Lastly, if you want to know more about my experiences, please take a moment to read my book, The Bipolar Writer: A Memoir. In it, I share some of the things that have helped me over the years. I want this book to help others like me in this life, especially those at the beginning of this journey. I also want to help those at any stage of this mental illness life because I lived it, and I have so much to share. You can find my book on Amazon by looking up James Edgar Skye. I will link it below, as well. Yes, I am plugging my book, but I truly believe in the power of shared experience.

https://www.amazon.com/author/jamesedgarskye

Always Keep Fighting

James

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Dream It, and Then Just Do It

I was reminded today that if you want something you just have to go for it. It’s easy to sit and dream away the pounds, spend the money you will earn from all the success you are planning, hear the accolades in your head from those who are inspired by your work, imagine how your book will smell when you flip the pages, how the cover will emulate the amazing words on the inside, what kind of author picture you will take and how it will look sitting in the Barnes and Nobles….sorry, got distracted by my fantasy 😊

It’s important to dream, we need to dream, small, big, feasible and even what some may call impossible.  Dreaming fuels us, it’s exciting, it drives us outside of our comfort zone toward where we are meant to be, but many times this is where we stay, in dreamland. We know what we have to do, we know that in order to run a marathon we must train, and yet as we dream of the finish line, the early mornings, the long miles and the sacrifices are just not as glamorous as the medal. We know that in order to have a successful business, we must build it from nothing, and it takes time, effort, blood, sweat and tears, and in order to publish a book, you must write one. We know this, and yet we sit in dreamland, frustrated our dream hasn’t happened yet and wondering why.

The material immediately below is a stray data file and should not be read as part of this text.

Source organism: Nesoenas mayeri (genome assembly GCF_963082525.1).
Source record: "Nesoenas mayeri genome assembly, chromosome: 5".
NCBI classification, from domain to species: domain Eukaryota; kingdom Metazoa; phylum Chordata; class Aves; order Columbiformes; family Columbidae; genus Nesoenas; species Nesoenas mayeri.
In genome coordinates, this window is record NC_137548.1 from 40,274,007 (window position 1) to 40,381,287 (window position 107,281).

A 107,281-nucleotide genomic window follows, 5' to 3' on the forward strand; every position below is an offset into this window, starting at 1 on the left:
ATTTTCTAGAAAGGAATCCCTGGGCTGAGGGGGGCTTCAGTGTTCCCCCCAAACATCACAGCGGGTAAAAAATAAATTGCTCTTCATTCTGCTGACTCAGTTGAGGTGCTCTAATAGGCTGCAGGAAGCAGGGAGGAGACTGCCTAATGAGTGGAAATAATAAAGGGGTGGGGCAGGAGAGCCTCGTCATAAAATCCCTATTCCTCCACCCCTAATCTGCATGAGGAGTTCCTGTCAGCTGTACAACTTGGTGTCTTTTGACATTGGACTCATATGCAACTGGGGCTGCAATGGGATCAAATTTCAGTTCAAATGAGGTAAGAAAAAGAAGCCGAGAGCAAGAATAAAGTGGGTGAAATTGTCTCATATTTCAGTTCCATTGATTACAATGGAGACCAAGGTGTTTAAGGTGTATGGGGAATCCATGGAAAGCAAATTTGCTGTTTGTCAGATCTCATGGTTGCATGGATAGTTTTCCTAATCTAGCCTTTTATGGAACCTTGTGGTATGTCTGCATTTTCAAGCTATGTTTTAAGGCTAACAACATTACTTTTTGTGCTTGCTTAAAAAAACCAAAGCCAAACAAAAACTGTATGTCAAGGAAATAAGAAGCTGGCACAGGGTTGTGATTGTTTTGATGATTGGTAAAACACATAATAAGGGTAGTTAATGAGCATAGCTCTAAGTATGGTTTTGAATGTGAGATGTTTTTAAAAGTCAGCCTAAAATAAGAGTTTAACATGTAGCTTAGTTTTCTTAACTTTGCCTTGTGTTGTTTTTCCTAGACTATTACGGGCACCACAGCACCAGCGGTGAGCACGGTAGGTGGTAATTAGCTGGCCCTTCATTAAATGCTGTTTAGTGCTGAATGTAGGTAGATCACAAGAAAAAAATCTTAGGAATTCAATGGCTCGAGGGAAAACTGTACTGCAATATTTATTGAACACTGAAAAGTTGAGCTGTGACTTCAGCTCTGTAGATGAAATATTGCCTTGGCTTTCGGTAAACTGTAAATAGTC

You may have figured out by now, this is really my personal pep talk. I need to replace all the we’s with I’s, but I feel better about myself if I’m not the only one getting lectured 😉The frustration I have for myself can sometimes be overwhelming because every time I think I’ve defeated that pesky fear, it shows up as procrastination, social media, Netflix binges, social media, cleaning out and organizing closets that have never bothered me until the moment I sit down to write, and social media. Man, I really need social media anonymous. Its just so easy to fall into the blackhole of pointless thought, cute dogs and funny cats. It’s like a vacation for the mind, but it can be so difficult to reign it in.

Fear masks itself in many tricky ways, but the worst is when it appears in its true form, and whispers, “you’re not good enough”.  However, this post is my reminder, that the last time I looked fear in the face for the lie it really is, I wrote my first children’s book cover to cover 13k words in 10 days. I just did it and it felt amazing.